At a time when stress and anxiety are at an all-time high, you might start to think about turning to some unhealthy habits to calm yourself. For many, that could mean consuming more alcohol than normal. So many people make the mistake of self-medicating with alcohol to calm anxiety or ease depression. But the truth of the matter is that alcohol can worsen these conditions, especially when casual consumption turns to addiction. And if you’re already taking medication for anxiety, drinking alcohol can have serious consequences.
Does alcohol relieve stress?
The relationship between stress and alcohol is a complicated one. Alcohol can be a tricky beast, and it does seem to relieve stress in the short term. But once that buzz wears off, you may be worse off than before you took that drink.
Alcohol is a sedative and depressant that works on your central nervous system. When you start feeling a buzz, alcohol is actually working to inhibit your fears and weaken your worries. It gives you a temporary boost in confidence, mood, and relaxation. In this way, it feels a lot like many anti-anxiety medications.
And, in truth, it’s not dangerous when you drink alcohol in moderation.
The real problem kicks in when you begin to build a tolerance to alcohol’s de-stressing effects.
And this will inevitably happen when you drink regularly.
When your blood alcohol level (BAC) is on the rise, you’re feeling all the relaxation and mood-elevating effects. But when your BAC drops (after you stop drinking), those feelings of relaxation and excitement fall too. And this can lead to feelings of depression and anxiety.
And when you build a tolerance, most people simply add more alcohol to get the same effect. So over time, you will experience physical and mental consequences. Too much alcohol can lead to loss of memory and brain and liver damage. And these issues are a secondary cause of anxiety.
How alcohol worsens anxiety
Alcohol messes with the balance of neurotransmitters like serotonin in the brain, and this is what causes those feelings of anxiety when you stop drinking. When you awaken after a night of heavy drinking, you’re likely to feel these effects firsthand.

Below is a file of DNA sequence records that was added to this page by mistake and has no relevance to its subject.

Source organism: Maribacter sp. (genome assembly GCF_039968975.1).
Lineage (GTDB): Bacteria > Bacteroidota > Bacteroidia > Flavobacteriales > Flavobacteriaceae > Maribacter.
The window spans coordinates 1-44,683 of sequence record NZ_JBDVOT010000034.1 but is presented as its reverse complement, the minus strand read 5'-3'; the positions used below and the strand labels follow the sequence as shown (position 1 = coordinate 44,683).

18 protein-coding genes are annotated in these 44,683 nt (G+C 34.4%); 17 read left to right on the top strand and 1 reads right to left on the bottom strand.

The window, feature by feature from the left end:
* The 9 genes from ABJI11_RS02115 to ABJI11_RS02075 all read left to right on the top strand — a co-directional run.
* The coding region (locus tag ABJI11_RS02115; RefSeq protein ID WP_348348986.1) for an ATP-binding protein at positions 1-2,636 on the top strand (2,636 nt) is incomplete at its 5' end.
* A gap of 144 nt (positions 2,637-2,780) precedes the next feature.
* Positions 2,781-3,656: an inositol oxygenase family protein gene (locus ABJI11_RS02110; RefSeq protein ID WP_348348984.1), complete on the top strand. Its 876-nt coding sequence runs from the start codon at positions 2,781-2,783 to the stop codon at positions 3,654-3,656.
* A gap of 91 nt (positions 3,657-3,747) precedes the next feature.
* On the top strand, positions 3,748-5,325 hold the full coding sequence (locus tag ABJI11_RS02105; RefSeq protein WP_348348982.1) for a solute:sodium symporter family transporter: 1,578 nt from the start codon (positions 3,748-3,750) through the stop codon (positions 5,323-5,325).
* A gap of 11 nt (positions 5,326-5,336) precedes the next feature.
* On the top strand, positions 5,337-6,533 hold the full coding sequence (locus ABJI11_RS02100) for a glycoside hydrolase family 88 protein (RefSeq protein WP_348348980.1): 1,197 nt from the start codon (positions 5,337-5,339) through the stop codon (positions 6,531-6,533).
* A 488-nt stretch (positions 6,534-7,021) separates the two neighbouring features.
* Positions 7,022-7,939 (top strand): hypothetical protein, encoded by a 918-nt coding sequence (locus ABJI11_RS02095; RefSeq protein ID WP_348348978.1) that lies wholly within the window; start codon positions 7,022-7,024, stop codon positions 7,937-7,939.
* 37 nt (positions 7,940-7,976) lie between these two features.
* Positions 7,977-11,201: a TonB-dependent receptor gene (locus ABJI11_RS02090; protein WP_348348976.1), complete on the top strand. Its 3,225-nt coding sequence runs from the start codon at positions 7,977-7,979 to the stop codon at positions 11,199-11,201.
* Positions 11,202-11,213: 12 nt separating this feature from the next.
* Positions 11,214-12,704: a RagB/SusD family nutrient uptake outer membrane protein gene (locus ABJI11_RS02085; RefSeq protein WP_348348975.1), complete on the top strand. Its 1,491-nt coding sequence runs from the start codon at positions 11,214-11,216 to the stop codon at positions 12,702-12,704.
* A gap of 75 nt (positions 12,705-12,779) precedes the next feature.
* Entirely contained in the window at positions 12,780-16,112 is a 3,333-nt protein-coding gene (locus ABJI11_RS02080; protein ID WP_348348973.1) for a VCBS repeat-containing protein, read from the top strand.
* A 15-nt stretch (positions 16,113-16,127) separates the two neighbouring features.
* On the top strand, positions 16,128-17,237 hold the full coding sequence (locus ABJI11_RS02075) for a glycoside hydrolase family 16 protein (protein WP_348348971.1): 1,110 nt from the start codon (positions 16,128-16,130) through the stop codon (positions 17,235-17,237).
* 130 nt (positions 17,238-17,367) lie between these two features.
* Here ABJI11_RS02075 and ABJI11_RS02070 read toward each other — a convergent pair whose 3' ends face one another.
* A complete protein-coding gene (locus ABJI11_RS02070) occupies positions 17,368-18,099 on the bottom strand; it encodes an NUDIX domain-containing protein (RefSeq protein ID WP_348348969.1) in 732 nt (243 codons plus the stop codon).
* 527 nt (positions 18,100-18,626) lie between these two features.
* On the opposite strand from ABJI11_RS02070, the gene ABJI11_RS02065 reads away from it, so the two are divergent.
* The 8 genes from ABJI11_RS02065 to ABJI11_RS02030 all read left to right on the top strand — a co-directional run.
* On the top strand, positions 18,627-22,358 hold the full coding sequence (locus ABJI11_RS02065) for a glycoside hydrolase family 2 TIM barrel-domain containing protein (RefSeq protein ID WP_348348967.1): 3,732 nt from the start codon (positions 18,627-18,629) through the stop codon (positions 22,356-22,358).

This can last for several hours or even an entire day after drinking.
During your hangover, you’ll probably experience or grapple with some regret. Because alcohol lowers inhibitions, you’re likely to act differently than you would otherwise. When you’ve been drinking, you may do or say things that you’ll stress over the next day. And that only adds to the anxiety you’ll feel when your body and mind is recovering from one too many drinks.
Alcohol and social anxiety disorder
According to the Anxiety and Depression Association of America (ADAA), about 7 percent of Americans suffer from a social anxiety disorder. And, unfortunately, it’s common for people with social anxiety disorders to self-medicate with alcohol. Because alcohol lowers inhibitions, a few drinks before a social event can relieve some of your anxiety and quell some of your fears.
But as we’ve discussed above, you’re essentially trading time and potentially worsening your anxiety in the long run.
If you think you may be suffering from alcohol dependence, look for the following signs:
- You need alcohol in the morning
- You drink heavily four or more days per week
- You have trouble taking breaks from alcohol
When the above signs are present in your life, you may need professional help to stop drinking. Alcohol withdrawal can lead to more anxiety and possibly physical withdrawal symptoms. This is why it’s best to detox in the care of a professional.
If you’re feeling anxious, know that there are natural ways to address your issues. Alcohol may seem appealing in the short term, but it can lead to many more issues over time.